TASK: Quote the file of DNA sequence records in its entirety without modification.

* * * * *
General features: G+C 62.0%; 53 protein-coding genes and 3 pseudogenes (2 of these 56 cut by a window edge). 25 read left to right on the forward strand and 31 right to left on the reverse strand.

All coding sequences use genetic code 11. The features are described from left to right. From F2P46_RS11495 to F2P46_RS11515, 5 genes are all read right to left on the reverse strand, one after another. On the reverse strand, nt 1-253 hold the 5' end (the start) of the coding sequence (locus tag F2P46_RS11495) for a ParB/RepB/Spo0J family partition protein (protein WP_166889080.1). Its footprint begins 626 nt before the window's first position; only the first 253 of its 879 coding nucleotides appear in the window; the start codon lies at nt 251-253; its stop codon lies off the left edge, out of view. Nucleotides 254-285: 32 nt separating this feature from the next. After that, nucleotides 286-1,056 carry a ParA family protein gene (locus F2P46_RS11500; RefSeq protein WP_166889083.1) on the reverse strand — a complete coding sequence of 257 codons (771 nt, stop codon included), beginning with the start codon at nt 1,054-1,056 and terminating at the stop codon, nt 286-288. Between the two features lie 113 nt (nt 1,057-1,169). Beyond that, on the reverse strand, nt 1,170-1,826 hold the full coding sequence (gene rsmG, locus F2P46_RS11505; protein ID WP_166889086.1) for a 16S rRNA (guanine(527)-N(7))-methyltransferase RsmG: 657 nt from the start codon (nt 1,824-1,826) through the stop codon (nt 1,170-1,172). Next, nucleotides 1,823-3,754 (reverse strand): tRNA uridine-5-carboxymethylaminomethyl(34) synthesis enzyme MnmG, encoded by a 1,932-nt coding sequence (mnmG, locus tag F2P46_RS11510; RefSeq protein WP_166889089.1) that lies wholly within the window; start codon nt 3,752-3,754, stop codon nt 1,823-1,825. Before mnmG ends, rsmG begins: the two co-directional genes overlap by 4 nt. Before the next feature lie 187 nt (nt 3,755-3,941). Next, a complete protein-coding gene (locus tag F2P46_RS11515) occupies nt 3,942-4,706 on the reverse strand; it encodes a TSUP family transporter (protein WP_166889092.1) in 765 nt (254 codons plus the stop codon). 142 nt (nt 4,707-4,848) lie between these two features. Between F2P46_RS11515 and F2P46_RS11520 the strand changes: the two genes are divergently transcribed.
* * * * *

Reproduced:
General features: G+C 62.0%; 53 protein-coding genes and 3 pseudogenes (2 of these 56 cut by a window edge). 25 read left to right on the forward strand and 31 right to left on the reverse strand.

All coding sequences use genetic code 11. The features are described from left to right. From F2P46_RS11495 to F2P46_RS11515, 5 genes are all read right to left on the reverse strand, one after another. On the reverse strand, nt 1-253 hold the 5' end (the start) of the coding sequence (locus tag F2P46_RS11495) for a ParB/RepB/Spo0J family partition protein (protein WP_166889080.1). Its footprint begins 626 nt before the window's first position; only the first 253 of its 879 coding nucleotides appear in the window; the start codon lies at nt 251-253; its stop codon lies off the left edge, out of view. Nucleotides 254-285: 32 nt separating this feature from the next. After that, nucleotides 286-1,056 carry a ParA family protein gene (locus F2P46_RS11500; RefSeq protein WP_166889083.1) on the reverse strand — a complete coding sequence of 257 codons (771 nt, stop codon included), beginning with the start codon at nt 1,054-1,056 and terminating at the stop codon, nt 286-288. Between the two features lie 113 nt (nt 1,057-1,169). Beyond that, on the reverse strand, nt 1,170-1,826 hold the full coding sequence (gene rsmG, locus F2P46_RS11505; protein ID WP_166889086.1) for a 16S rRNA (guanine(527)-N(7))-methyltransferase RsmG: 657 nt from the start codon (nt 1,824-1,826) through the stop codon (nt 1,170-1,172). Next, nucleotides 1,823-3,754 (reverse strand): tRNA uridine-5-carboxymethylaminomethyl(34) synthesis enzyme MnmG, encoded by a 1,932-nt coding sequence (mnmG, locus tag F2P46_RS11510; RefSeq protein WP_166889089.1) that lies wholly within the window; start codon nt 3,752-3,754, stop codon nt 1,823-1,825. Before mnmG ends, rsmG begins: the two co-directional genes overlap by 4 nt. Before the next feature lie 187 nt (nt 3,755-3,941). Next, a complete protein-coding gene (locus tag F2P46_RS11515) occupies nt 3,942-4,706 on the reverse strand; it encodes a TSUP family transporter (protein WP_166889092.1) in 765 nt (254 codons plus the stop codon). 142 nt (nt 4,707-4,848) lie between these two features. Between F2P46_RS11515 and F2P46_RS11520 the strand changes: the two genes are divergently transcribed.